Then talk to the process owner. This may be a Product Manager, a Line Manager or a Head of Department. Whoever, go through with them exactly what they would LIKE it to be. This is the classic WHAT IS/TO BE mapping. When mapping the new desired process, carry out a full end to end process flow. Leave nothing out. 

Once both have been done, then show where the gaps are. Typically, I would start with where are the biggest holes and/or the most deficient gap (useful if the process is a part of a regulatory requirement). Break all the gaps down into groups - typically try to keep it to no more than 4 or 5. When presenting these back to the requestor, go through each one, one at a time. If it is possible, see if you can find examples of other companies where your gap is done correctly.

So for example, lets say you are carrying out GAP analysis on the Client On-Boarding process. If one of the gaps is where you welcome them to your company, try to find good examples, where other companies do this well. You are not suggesting a solution, merely examples of what a filled gap looks like.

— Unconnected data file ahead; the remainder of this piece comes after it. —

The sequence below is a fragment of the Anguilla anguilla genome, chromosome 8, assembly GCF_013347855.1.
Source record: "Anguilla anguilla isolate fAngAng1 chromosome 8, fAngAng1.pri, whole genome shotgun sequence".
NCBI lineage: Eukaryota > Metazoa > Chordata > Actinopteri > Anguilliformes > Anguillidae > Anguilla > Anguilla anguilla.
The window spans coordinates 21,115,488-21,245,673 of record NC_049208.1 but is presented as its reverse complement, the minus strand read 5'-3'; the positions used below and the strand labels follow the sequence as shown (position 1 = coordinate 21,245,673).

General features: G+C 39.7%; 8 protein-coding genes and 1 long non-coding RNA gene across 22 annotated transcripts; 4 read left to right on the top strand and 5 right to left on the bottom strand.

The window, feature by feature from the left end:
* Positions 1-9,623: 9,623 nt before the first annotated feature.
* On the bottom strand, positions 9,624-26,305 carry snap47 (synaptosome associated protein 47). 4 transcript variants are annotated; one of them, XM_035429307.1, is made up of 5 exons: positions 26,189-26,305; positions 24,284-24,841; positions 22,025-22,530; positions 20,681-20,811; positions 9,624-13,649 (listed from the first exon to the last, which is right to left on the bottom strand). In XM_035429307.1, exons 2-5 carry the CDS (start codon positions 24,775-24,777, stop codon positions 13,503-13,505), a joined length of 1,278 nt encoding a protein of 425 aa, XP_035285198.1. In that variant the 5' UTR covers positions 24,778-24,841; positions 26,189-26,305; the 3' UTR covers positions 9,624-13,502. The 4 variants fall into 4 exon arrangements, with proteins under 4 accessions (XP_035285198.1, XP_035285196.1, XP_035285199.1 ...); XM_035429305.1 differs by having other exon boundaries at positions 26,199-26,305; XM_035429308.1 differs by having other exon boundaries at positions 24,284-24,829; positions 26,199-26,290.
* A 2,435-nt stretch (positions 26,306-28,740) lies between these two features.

Techniques such a SWOT analysis work quite well here, but there are lots of different methods. Tale a look around the internet to see what best suits your need. 

Some people will say that you should try to fill the gaps and come up with solutions, however, sometimes that is a massive project in its own right, and at this stage you don't know for sure if the requestor wants to go through with the change yet, so you could be wasting your time.     

So the stage are this:

1. Understand, agree and get signed off exactly what is in scope and what is out of scope as you would any project.

2. Agree a timeframe for how long you have to do the GA

3. Agree how the Requestor wants feedback. A presentation is normally the best method.

4. Get all your documents in order. Find a GAP Analysis template on the internet - there are lots. 

5. Then identify (ask your requestor to start off with) who are the keep people involved with this process.